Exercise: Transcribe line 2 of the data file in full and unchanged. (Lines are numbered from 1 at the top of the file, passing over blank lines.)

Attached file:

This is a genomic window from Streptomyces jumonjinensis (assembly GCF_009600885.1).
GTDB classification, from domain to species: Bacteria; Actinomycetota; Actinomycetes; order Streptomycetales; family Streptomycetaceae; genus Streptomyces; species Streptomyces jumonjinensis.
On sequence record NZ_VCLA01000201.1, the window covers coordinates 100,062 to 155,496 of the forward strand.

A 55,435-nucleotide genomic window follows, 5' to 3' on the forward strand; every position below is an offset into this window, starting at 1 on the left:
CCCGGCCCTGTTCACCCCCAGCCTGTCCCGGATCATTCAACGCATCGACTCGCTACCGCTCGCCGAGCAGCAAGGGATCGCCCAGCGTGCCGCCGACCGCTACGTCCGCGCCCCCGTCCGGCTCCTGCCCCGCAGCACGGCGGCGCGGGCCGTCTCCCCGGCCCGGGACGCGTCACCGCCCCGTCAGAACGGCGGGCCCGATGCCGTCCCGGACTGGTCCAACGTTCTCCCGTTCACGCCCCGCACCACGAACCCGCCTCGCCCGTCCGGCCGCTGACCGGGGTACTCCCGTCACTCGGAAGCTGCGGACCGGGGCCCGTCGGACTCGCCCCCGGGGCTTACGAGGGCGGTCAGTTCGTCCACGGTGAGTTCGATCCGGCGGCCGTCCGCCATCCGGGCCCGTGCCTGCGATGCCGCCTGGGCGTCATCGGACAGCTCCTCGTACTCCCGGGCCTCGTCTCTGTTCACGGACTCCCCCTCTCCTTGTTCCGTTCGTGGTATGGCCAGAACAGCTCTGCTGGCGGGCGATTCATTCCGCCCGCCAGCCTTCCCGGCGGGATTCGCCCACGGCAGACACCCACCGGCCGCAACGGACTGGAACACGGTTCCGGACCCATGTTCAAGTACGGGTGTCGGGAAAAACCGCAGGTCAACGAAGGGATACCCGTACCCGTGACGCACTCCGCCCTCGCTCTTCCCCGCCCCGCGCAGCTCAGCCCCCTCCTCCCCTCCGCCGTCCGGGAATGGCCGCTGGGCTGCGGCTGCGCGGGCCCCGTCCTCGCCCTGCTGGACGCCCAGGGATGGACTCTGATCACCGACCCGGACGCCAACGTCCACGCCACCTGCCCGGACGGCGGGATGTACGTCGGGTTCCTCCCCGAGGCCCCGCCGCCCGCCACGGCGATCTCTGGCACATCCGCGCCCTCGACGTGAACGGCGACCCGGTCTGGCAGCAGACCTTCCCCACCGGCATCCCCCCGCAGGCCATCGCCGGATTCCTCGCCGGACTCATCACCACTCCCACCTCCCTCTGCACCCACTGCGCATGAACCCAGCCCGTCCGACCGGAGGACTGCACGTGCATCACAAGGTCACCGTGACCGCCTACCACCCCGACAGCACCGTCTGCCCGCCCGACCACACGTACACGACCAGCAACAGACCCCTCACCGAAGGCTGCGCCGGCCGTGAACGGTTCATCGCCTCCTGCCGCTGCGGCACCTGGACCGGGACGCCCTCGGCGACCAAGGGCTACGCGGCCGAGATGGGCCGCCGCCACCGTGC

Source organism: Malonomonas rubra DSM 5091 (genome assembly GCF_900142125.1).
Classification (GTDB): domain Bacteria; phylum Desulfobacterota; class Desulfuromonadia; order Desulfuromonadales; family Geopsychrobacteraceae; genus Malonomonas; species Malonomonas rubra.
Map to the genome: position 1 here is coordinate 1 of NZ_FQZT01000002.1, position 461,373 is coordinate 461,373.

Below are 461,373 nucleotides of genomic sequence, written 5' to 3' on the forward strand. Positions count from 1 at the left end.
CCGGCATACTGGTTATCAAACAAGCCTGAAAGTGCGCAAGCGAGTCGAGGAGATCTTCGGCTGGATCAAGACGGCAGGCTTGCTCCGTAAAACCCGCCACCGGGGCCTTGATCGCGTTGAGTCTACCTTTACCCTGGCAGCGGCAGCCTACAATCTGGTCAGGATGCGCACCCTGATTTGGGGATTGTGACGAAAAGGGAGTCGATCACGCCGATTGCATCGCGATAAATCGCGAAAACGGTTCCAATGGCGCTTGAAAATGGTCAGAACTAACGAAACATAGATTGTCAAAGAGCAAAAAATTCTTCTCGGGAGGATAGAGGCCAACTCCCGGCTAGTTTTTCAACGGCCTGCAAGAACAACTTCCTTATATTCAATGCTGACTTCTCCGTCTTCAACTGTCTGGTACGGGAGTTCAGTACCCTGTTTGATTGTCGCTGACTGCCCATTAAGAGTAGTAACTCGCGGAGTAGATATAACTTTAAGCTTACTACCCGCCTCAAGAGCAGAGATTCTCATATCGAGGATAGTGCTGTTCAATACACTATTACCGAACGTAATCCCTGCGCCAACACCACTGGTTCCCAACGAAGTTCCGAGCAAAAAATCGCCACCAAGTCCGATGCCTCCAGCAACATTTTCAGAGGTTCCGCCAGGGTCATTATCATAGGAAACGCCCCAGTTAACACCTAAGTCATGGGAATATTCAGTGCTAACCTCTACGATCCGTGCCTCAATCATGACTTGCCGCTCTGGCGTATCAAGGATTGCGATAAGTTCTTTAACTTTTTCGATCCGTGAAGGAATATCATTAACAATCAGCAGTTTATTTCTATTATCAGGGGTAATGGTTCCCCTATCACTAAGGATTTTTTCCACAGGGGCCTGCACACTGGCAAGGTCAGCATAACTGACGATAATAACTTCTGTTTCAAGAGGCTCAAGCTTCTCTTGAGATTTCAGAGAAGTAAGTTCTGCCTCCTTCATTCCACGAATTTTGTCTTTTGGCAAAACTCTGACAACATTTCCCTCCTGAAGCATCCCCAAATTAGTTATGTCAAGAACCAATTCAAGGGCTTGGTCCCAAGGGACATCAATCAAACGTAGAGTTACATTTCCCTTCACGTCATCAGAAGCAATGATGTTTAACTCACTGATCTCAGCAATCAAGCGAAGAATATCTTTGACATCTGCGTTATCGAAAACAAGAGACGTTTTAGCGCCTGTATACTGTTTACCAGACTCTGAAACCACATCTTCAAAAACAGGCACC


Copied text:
GTDB classification, from domain to species: Bacteria; Actinomycetota; Actinomycetes; order Streptomycetales; family Streptomycetaceae; genus Streptomyces; species Streptomyces jumonjinensis.